Tag: apache kafka

Karafka framework 2.0 announcement

I'm thrilled to announce the new and shiny Karafka 2.0. It is an effect of my work of almost four years.

For those who wonder what Karafka is, Karafka is a Ruby and Rails multi-threaded efficient Kafka processing framework.

Karafka 2.0 is a major rewrite that brings many new things to the table but removes specific concepts that were not as good as I initially thought when I created them.

In this announcement article, I will describe the most noticeable features and improvements that got into this release. If you are interested in a more comprehensive list, you can find it here.

Note: If you are looking for upgrade notes, they will be provided as a separate article.

Getting started

If you are new to Karafka and want to play around, follow this demo or visit the Getting Started page:

Noticeable features and improvements

This section includes all the noticeable changes you may be interested in if you already work with Karafka or if you want to understand the journey.

Multi-threading

Most of the engineering work around this release was about performance, scalability, and improvement of the overall engineering experience.

Multi-threading is probably the most significant change in Karafka since it was created. Up until now, Karafka was single-threaded. That means that any concurrency would have to be implemented by the end user. The reason is dead simple: concurrency is hard. Synchronization is hard. Warranties are hard. I do feel (and can back it up with integration specs) that I tackled it pretty well.

Karafka 2.0 uses native Ruby threads to achieve concurrent processing in three scenarios:

  • for concurrent processing of messages from different topics partitions.
  • for concurrent processing of messages from a single partition when using the Virtual Partitions feature.
  • to handle consumer groups management (each consumer group defined will be managed by a separate thread)

This can bring big advantages when any IO is involved.

When you start consuming messages, Karafka will fetch and distribute data to utilize multiple threads while preserving all the Kafka ordering warranties.

Years ago, I developed a lot of in-app async code to bypass Karafka limitations, and it makes me extremely happy to be able to retire all of it.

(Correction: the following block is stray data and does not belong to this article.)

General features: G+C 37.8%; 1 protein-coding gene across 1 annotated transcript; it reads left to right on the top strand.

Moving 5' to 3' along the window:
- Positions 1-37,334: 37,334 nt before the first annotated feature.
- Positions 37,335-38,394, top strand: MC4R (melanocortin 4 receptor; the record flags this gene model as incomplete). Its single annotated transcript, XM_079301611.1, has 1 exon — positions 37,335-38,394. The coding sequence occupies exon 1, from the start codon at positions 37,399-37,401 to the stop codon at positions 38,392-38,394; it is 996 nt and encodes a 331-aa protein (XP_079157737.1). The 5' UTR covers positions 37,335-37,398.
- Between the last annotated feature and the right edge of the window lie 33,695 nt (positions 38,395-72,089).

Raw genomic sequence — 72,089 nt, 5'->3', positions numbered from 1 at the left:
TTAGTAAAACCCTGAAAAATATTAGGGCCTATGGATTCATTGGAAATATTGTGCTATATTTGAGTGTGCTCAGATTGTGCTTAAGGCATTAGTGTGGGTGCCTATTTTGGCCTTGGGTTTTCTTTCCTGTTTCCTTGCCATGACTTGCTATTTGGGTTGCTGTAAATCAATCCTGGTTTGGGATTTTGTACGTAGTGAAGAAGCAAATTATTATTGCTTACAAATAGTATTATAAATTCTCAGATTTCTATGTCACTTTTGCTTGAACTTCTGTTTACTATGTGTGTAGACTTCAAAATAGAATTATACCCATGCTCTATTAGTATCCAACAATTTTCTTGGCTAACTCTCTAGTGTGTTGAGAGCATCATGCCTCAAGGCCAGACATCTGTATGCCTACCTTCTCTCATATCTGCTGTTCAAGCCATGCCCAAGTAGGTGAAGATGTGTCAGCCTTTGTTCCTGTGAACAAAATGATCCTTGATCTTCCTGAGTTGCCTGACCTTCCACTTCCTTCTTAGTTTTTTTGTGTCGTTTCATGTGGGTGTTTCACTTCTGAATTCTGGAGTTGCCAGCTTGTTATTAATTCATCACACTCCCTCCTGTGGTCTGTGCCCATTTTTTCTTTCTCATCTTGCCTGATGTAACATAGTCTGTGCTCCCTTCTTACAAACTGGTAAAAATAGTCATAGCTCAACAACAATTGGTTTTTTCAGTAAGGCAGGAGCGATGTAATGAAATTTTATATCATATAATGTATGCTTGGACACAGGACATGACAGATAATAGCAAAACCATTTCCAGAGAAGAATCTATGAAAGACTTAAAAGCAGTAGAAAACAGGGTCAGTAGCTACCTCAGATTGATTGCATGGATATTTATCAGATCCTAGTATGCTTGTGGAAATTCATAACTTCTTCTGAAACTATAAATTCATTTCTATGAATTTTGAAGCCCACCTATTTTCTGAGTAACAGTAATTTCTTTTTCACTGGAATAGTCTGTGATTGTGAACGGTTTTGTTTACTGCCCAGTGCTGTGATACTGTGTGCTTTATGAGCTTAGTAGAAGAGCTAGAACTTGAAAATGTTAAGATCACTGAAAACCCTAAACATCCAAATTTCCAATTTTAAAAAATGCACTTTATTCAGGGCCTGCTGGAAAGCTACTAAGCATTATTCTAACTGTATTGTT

But wait, there's more...

Virtual Partitions

Virtual Partitions allow you to parallelize the processing of data from a single partition. This can drastically increase throughput when IO operations are involved.

While the default scaling strategy for Kafka consumers is to increase partitions count and number of consumers, in many cases, this will not provide you with desired effects. In the end, you cannot go with this strategy beyond assigning one process per single topic partition. That means that without a way to parallelize the work further, IO may become your biggest bottleneck.

Virtual Partitions solve this problem by providing you with the means to further parallelize work by creating "virtual" partitions that will operate independently but will obey all the Kafka warranties as a collective processing unit.

topic :orders_states do
  consumer OrdersStatesConsumer
  # Distribute work to virtual partitions based on the user id
  virtual_partitioner ->(message) { message.payload[:user_id] }
end

With Virtual Partitions, you benefit from both worlds: scaling with Kafka partitions and scaling with Ruby threads.

*This example illustrates the throughput difference for IO intense work, where the IO cost of processing a single message is 1ms.

Active Job support

Active Job is a standard interface for interacting with job runners in Ruby on Rails. Active Job can be configured to work with Karafka.

While Kafka is not a message queue, I still decided to create an Active Job adapter for it. Why? Because ordered jobs are something, I always wished for Ruby on Rails to have. On top of that, you may already have Kafka and only a few jobs to run. If so, why not use it and save yourself a hustle of yet another tool to maintain?

class Application < Rails::Application
  # ...
  config.active_job.queue_adapter = :karafka
end

End-to-end integration test suite

Karafka comes with a home-brew framework for running end-to-end integration specs against Kafka. I did my best to describe every possible case I could have imagined to ensure that the framework behaves as expected under any circumstances.

It is also a great place to learn about how Karafka behaves in particular scenarios.

Lower supply chain fingerprint

The number of external dependencies Karafka relies on has been reduced significantly. It was done to ensure that Karafka can be integrated into and upgraded in applications without causing dependency conflicts.

Upgraded documentation

Karafka and WaterDrop have been fully updated with several new sections describing use-cases, edge-cases and providing help and suggestions for both simple and advanced usage.

Out-of-the-box DataDog and StatsD instrumentation

Using DataDog or StatsD? In just a few lines you can enable full instrumentation of both consumption and production of messages:

# initialize the listener with statsd client
dd_listener = ::Karafka::Instrumentation::Vendors::Datadog::Listener.new do |config|
  config.client = Datadog::Statsd.new('localhost', 8125)
  # Publish host as a tag alongside the rest of tags
  config.default_tags = ["host:#{Socket.gethostname}"]
end